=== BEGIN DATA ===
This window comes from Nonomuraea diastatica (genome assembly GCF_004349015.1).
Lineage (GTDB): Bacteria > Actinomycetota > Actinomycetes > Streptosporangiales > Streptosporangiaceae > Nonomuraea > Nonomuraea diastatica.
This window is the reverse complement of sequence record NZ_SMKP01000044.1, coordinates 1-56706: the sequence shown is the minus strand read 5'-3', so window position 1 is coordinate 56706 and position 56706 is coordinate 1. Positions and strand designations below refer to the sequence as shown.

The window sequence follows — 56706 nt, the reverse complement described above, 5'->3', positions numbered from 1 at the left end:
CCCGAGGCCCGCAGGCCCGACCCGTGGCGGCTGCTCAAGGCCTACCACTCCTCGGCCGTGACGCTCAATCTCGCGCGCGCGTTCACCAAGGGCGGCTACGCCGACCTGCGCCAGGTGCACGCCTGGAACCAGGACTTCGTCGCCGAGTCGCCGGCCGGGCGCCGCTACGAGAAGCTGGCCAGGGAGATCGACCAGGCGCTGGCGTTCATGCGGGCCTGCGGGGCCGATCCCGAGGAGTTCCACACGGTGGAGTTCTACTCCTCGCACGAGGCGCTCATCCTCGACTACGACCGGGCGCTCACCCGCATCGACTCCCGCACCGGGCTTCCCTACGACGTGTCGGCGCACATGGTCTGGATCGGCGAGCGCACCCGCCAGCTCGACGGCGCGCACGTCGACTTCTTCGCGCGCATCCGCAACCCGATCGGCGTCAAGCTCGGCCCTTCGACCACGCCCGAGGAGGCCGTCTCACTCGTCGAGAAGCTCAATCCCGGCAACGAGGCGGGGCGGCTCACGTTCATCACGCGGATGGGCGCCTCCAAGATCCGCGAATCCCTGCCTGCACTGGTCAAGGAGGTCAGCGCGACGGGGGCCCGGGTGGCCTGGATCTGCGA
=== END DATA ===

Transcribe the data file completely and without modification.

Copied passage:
This window comes from Nonomuraea diastatica (genome assembly GCF_004349015.1).
Lineage (GTDB): Bacteria > Actinomycetota > Actinomycetes > Streptosporangiales > Streptosporangiaceae > Nonomuraea > Nonomuraea diastatica.
This window is the reverse complement of sequence record NZ_SMKP01000044.1, coordinates 1-56706: the sequence shown is the minus strand read 5'-3', so window position 1 is coordinate 56706 and position 56706 is coordinate 1. Positions and strand designations below refer to the sequence as shown.

The window sequence follows — 56706 nt, the reverse complement described above, 5'->3', positions numbered from 1 at the left end:
CCCGAGGCCCGCAGGCCCGACCCGTGGCGGCTGCTCAAGGCCTACCACTCCTCGGCCGTGACGCTCAATCTCGCGCGCGCGTTCACCAAGGGCGGCTACGCCGACCTGCGCCAGGTGCACGCCTGGAACCAGGACTTCGTCGCCGAGTCGCCGGCCGGGCGCCGCTACGAGAAGCTGGCCAGGGAGATCGACCAGGCGCTGGCGTTCATGCGGGCCTGCGGGGCCGATCCCGAGGAGTTCCACACGGTGGAGTTCTACTCCTCGCACGAGGCGCTCATCCTCGACTACGACCGGGCGCTCACCCGCATCGACTCCCGCACCGGGCTTCCCTACGACGTGTCGGCGCACATGGTCTGGATCGGCGAGCGCACCCGCCAGCTCGACGGCGCGCACGTCGACTTCTTCGCGCGCATCCGCAACCCGATCGGCGTCAAGCTCGGCCCTTCGACCACGCCCGAGGAGGCCGTCTCACTCGTCGAGAAGCTCAATCCCGGCAACGAGGCGGGGCGGCTCACGTTCATCACGCGGATGGGCGCCTCCAAGATCCGCGAATCCCTGCCTGCACTGGTCAAGGAGGTCAGCGCGACGGGGGCCCGGGTGGCCTGGATCTGCGA